Review by Darren Gawle
Photography by Rodney Gitzel
Not that Sloppy necessarily fall into this category. In a scene populated by increasingly desperate heavy music acts, Sloppy trip the light pop-tastic through a setlist of well-crafted (if not particularly inspired) indie pop. They've got a viola player, they cover Built to Spill's "Big Dipper," they sound vaguely like an indie Kate Bush and ultimately they acquit themselves without sounding like a dollop of froth. Oh, and true to their name, they are sloppy, but at least in a endearing way. Sloppy fit nicely into the trademark Vancouver folk-pop category, but there is evidence of some actual brains behind the songwriting, and so they might actually be around for the long haul.
Siobhan DuVall (ex-Bombshells, ex-Fon Fon) has been around, if not exactly for the longest of hauls (Fon, Fon, Fon, she's been Fon so long, she's been Fon, Fon, Fon for so long, etc... -- it's her joke, not mine). The funny thing is that I've heard the name and enough minor hype around it for over a year now, but nothing on whether or not her music's any cop. And therein lies the problem -- it's not. It seems DuVall can string a decent tune together without really trying, but it also seems too obvious that she's not really trying. And unlike Sloppy, she does end up sounding like a dollop of Go-Go's-inspired froth. Most of this is due to her voice, which lacks the punch to give her songs... well, punch. Maybe she needs to project more, maybe she needs another vocalist to harmonize with her, or maybe the soundman needs to run her through a Big Muff -- whatever the problem is, it's not helping her songs rise above the level of breathy Blondie Lite.
The Go-Devils are up next, and the second night of Girl Feast '97 finally kicks into overdrive. Despite the biggest, loudest sound of the evening, the Go-Devils manage to sound a little poignant. (You will stop laughing now.) Had they caught the punk wave back in '94, the Go-Devils might not sound like such an endangered species; they're just more of the same thing we've been hearing for the past three years. And so, like their apparent inspiration, Johnny Thunders, the Go-Devils are red-lining their Mustang on the highway to a date with destiny, gobbing all the way. Thanks for the free candy, though.
Following the Go-Devils is the band which will salvage some degree of originality this evening: Wow. No, I mean it -- wow! The stage is transformed within fifteen minutes to the set of Salome's Last Dance and Wow treats us to a set of wiccan harem-rock. Incense burns, basslines throb, theramins swoop and squeal, and Wow's singer fakes some pretty convincing orgasms. Naturally, the toilets in the men's washroom explode (seriously!). Wow are not quite as fun as tantric sex in a bathtub full of myrrh, but they'll do in the meantime... OK, I really don't know what I'm talking about. Blammo might wish to consider Wow as an opening act the next time they play live, though.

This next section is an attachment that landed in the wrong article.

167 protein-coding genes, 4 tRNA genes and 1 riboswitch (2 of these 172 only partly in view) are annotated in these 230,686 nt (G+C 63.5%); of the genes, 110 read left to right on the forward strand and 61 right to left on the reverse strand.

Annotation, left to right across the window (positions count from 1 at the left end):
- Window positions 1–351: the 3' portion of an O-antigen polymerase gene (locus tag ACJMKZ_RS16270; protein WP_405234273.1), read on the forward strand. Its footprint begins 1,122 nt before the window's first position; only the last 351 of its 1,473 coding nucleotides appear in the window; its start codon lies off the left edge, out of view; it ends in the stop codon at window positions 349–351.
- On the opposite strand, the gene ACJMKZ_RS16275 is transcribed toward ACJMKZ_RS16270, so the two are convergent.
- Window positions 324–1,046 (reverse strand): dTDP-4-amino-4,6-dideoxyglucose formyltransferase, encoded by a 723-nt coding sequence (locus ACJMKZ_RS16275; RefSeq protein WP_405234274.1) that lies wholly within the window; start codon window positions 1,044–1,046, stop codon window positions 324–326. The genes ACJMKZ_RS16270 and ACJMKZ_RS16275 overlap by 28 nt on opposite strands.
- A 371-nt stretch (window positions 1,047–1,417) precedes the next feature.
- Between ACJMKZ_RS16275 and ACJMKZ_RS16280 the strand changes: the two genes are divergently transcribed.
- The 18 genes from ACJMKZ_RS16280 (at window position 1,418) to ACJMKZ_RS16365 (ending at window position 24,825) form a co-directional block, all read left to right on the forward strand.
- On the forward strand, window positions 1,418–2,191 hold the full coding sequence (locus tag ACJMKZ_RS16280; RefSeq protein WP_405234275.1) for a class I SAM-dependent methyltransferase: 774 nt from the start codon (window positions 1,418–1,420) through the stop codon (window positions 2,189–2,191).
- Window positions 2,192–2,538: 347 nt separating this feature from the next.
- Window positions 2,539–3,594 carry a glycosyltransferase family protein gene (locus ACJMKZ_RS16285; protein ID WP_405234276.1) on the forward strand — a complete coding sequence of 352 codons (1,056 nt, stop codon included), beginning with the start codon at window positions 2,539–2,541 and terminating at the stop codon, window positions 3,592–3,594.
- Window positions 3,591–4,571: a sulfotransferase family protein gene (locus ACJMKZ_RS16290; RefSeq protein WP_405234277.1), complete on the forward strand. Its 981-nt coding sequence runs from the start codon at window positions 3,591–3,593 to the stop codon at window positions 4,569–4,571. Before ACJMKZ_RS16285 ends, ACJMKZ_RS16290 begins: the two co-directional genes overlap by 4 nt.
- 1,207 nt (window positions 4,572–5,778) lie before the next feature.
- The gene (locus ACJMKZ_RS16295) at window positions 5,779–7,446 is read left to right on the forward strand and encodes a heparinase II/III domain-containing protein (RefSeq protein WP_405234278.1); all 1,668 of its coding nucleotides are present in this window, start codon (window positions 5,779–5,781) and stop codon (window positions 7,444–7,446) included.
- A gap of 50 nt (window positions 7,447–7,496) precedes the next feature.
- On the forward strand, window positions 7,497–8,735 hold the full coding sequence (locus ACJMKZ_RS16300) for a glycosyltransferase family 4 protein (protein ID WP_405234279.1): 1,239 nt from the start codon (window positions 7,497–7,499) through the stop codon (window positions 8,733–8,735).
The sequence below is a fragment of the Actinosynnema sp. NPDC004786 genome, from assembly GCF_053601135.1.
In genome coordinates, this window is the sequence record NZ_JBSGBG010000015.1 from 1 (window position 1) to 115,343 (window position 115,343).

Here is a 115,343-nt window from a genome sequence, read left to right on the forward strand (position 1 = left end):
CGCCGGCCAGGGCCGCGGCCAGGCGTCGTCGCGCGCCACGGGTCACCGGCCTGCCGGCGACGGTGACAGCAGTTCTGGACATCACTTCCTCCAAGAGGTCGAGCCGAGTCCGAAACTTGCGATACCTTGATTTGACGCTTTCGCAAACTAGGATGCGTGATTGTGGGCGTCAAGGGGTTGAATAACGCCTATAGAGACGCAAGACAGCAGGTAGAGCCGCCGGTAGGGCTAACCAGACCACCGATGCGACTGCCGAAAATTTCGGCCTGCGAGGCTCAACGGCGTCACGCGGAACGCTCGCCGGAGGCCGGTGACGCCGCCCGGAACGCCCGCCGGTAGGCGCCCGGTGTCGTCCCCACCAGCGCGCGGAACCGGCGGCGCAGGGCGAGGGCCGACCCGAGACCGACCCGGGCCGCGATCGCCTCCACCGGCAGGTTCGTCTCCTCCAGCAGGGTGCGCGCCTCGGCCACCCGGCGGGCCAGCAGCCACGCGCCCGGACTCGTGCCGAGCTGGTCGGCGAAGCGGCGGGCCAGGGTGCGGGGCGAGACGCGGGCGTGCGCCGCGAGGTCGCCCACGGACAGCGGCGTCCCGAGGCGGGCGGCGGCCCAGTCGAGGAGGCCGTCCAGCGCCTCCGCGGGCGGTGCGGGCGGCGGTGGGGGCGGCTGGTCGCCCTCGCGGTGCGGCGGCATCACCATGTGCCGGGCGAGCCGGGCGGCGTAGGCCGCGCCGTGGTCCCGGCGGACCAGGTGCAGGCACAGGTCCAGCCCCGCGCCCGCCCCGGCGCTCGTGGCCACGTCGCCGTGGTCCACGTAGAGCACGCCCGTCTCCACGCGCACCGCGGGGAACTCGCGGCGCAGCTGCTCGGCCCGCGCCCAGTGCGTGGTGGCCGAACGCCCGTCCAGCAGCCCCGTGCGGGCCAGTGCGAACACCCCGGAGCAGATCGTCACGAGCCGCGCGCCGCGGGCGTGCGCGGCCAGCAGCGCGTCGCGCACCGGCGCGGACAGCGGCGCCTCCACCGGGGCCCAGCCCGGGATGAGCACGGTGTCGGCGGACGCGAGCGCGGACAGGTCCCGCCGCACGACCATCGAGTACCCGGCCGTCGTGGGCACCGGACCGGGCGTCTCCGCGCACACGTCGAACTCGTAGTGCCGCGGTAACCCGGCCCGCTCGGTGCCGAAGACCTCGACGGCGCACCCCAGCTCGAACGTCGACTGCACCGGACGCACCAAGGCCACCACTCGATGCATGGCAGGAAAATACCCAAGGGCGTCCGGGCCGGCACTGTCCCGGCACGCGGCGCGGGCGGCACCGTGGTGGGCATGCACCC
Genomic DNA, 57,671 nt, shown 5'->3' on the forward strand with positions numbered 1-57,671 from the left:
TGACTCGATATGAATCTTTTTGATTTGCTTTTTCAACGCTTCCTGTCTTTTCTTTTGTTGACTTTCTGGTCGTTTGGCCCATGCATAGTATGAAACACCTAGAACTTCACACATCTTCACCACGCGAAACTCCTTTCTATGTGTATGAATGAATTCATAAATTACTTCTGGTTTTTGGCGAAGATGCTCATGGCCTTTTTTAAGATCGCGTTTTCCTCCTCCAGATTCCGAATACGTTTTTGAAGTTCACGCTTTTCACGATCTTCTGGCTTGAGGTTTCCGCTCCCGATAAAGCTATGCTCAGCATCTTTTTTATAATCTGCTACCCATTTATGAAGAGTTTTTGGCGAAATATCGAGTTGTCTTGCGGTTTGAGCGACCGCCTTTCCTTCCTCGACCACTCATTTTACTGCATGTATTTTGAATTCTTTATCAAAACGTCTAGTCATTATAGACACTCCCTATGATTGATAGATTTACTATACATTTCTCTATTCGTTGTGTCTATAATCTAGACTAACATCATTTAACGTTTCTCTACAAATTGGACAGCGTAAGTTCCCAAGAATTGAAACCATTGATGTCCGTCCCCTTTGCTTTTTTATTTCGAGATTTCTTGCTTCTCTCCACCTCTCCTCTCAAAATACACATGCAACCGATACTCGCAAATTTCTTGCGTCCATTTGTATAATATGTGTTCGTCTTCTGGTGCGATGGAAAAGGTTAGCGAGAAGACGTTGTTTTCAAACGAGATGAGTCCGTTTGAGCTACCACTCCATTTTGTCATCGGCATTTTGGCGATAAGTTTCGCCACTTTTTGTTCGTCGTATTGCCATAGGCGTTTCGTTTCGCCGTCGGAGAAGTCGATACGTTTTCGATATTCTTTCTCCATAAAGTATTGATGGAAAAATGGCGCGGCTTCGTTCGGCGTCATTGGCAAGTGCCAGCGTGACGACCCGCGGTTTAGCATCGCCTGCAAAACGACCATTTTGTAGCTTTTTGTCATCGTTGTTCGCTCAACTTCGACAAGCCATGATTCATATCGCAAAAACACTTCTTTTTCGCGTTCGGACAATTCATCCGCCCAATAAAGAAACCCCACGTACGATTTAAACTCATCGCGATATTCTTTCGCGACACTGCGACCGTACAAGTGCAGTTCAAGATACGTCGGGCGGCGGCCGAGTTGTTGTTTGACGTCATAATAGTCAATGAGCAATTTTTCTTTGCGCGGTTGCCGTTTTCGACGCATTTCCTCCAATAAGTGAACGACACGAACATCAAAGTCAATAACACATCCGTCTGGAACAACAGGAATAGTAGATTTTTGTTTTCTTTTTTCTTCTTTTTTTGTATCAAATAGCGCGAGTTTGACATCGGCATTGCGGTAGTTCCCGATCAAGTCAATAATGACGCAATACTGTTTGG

Should the show end now, then the show would end on a positive note. But no, someone had to go and invite JP5. The only winners in this case are (1) the folks at the Everywoman's Health Centre, the charity Girl Feast is benefiting, due to the amount of people here who've paid to see JP5, and (2) every reviewer who's ever wished to be the kid that points out the emperor isn't wearing any clothes.
Just who's responsible for this garbage, anyway? JP5 play crap cock-rock which masquerades as punk by virtue of singer Gerry-Jenn, who looks and acts like a trashed Joan Jett. JP5 start off by ripping the Velvet Underground's "Femme Fatale" into a million pieces and the set then slides into a rut of uninspired Streetheart/Toronto/Darby Mills ripoffs. Aside from the water pistol-toting guy in front of the stage, the crowd does not rise to the occasion. JP5 may be the worst band in Vancouver, and it appears I'm not the only one who thinks so.
In the end, then, should it really be so surprising that the Kids are abandoning live music for the electronic scene? The irony here is that women are supposed to have the creativity and the brains in society, but too much of what I've seen tonight are a bunch of stupid clichés that are usually associated with stupid men.
See also the reviews for Thursday and Saturday.
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